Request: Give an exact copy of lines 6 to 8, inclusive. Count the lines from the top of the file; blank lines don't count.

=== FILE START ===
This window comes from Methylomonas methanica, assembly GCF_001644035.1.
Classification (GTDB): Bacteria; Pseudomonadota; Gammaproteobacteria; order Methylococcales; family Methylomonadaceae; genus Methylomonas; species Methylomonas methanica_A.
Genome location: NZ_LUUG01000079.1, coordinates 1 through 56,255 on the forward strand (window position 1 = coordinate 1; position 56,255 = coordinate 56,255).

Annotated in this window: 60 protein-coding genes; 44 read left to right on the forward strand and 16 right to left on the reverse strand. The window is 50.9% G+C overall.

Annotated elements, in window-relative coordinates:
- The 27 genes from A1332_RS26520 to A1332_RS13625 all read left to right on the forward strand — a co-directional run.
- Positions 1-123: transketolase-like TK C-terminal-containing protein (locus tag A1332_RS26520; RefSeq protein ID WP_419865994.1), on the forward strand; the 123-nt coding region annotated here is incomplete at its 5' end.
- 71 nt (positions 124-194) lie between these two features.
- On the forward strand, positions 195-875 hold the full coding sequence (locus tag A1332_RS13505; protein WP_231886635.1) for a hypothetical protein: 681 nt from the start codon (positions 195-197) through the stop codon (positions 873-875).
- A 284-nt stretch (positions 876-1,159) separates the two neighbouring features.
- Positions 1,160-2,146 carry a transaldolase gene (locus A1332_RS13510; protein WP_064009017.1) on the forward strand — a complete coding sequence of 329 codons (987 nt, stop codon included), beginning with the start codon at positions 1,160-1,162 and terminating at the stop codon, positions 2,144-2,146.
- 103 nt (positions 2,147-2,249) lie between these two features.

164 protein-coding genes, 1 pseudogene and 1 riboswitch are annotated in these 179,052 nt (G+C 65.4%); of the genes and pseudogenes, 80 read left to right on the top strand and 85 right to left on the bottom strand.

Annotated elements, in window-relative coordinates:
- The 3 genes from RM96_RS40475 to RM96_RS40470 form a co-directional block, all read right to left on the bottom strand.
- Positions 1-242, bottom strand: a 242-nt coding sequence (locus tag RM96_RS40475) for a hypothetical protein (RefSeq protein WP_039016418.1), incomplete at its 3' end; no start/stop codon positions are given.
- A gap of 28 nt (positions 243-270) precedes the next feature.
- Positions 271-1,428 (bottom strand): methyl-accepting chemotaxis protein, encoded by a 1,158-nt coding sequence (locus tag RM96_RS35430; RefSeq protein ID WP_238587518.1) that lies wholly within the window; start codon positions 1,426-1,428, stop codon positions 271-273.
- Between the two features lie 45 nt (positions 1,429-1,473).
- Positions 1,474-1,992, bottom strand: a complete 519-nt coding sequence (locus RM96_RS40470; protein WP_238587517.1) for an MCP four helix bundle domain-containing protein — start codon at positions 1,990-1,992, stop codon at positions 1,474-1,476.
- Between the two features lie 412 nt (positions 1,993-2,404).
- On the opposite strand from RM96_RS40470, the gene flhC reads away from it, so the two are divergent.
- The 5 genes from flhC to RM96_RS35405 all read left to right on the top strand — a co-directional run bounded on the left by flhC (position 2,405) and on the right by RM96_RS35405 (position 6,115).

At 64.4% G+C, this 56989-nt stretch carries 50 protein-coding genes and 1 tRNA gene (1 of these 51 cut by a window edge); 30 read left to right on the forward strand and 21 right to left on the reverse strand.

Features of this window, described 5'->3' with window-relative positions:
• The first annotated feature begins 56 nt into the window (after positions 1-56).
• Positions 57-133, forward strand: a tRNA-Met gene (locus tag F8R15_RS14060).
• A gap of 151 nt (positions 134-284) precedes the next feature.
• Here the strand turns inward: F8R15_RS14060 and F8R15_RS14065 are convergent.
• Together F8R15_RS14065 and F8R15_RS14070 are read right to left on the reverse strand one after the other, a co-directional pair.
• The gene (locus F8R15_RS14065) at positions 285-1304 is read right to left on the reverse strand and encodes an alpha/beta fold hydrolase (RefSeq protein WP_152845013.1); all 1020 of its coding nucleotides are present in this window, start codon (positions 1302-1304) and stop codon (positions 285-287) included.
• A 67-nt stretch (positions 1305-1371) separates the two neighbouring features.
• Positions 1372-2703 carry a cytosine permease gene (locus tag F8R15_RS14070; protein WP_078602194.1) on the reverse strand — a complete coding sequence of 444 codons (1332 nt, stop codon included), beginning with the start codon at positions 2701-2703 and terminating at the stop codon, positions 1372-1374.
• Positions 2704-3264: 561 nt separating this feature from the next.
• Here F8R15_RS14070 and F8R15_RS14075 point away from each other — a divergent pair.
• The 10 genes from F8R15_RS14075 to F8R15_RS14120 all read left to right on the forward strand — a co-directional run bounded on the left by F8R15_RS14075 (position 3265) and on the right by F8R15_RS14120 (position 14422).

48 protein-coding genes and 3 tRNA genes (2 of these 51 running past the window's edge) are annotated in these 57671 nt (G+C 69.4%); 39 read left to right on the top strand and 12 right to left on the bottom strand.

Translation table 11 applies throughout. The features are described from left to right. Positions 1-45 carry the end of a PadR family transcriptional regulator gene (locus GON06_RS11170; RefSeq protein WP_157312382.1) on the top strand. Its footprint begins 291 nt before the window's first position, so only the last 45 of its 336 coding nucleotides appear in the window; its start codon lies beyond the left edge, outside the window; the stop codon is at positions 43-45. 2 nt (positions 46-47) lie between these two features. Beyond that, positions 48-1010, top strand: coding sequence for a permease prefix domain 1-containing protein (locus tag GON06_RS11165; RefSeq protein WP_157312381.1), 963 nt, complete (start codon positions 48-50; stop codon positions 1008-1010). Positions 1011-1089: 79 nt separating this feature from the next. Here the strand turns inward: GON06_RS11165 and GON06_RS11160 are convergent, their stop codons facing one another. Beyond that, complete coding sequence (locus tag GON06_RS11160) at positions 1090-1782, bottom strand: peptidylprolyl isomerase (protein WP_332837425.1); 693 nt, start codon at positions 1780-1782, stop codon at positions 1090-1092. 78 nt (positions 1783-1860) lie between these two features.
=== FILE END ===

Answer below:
- The 27 genes from A1332_RS26520 to A1332_RS13625 all read left to right on the forward strand — a co-directional run.
- Positions 1-123: transketolase-like TK C-terminal-containing protein (locus tag A1332_RS26520; RefSeq protein ID WP_419865994.1), on the forward strand; the 123-nt coding region annotated here is incomplete at its 5' end.
- 71 nt (positions 124-194) lie between these two features.